Egger believes that only a neutral firm can guarantee the legality of Linux, and only one that has strong ties to the developer community. In order to guarantee that Linux isn’t infringing on anyone else’s property, OSRM is inspecting the OS’s code with the help of many developers. The firm is being advised by such open-source gurus as Bruce Perens, and it has hired Pamela Jones, a paralegal who runs the popular Groklaw discussion site, to help with legal strategies. Jones is the pioneer of what she terms “open legal research” — complex legal research done in the open, on the Web, by groups of people with varied expertise in law and code. During the past year, Groklaw has been the center of such research aimed at thwarting the SCO case; Jones and others on Groklaw plan to do similar work for OSRM.
It’s these ties to the open-source community that make OSRM most interesting. The firm, says Bruce Perens, gives open-source developers a chance to stand by their work. “What we are saying is, for a very small amount per year we will put our money where our mouth is,” Perens says. IT managers “will not have to defend this use to their bosses again.”
There’s no evidence, yet, that SCO’s efforts against Linux have been effective. For several months, SCO has been asking corporate users of Linux to pay it for the right to use the free operating system — but in the first quarter of the fiscal year, the company only managed to sell $20,000 worth of licenses for Linux, which suggests that most firms don’t believe SCO’s claim that it owns Linux. (In order to sell these $20,000 worth of licenses, SCO spent about $3.4 million on litigation during the quarter.) Meanwhile, the Linux market seems as strong as ever. Don Marti, the editor of Linux Journal, points out, for example, that the Linux server business experienced double-digit growth during the past year.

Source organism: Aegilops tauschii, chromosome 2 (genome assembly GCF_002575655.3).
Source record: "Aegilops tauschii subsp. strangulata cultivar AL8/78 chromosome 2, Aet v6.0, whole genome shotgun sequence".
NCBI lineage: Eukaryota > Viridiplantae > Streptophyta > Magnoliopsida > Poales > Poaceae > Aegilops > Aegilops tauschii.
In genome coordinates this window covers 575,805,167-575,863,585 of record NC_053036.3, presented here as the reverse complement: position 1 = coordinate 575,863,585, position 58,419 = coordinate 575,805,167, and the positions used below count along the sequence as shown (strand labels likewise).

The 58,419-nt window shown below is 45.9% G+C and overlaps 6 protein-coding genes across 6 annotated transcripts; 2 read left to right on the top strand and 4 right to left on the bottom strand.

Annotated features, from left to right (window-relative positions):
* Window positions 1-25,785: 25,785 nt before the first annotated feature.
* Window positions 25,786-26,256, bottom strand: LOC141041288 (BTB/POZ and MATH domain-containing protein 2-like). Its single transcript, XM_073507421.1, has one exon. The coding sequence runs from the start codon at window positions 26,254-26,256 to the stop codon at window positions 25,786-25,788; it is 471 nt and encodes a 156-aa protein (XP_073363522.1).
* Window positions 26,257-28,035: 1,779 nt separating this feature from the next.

But Marti also says that he knows of some companies that are at least delaying plans to migrate from Unix to Linux, which is understandable considering SCO’s attacks. Both AutoZone and DaimlerChrysler were once celebrated for their adoption of Linux; now they’re being sued for it. If you were a large corporation thinking about Linux, wouldn’t you wait until the dust settled?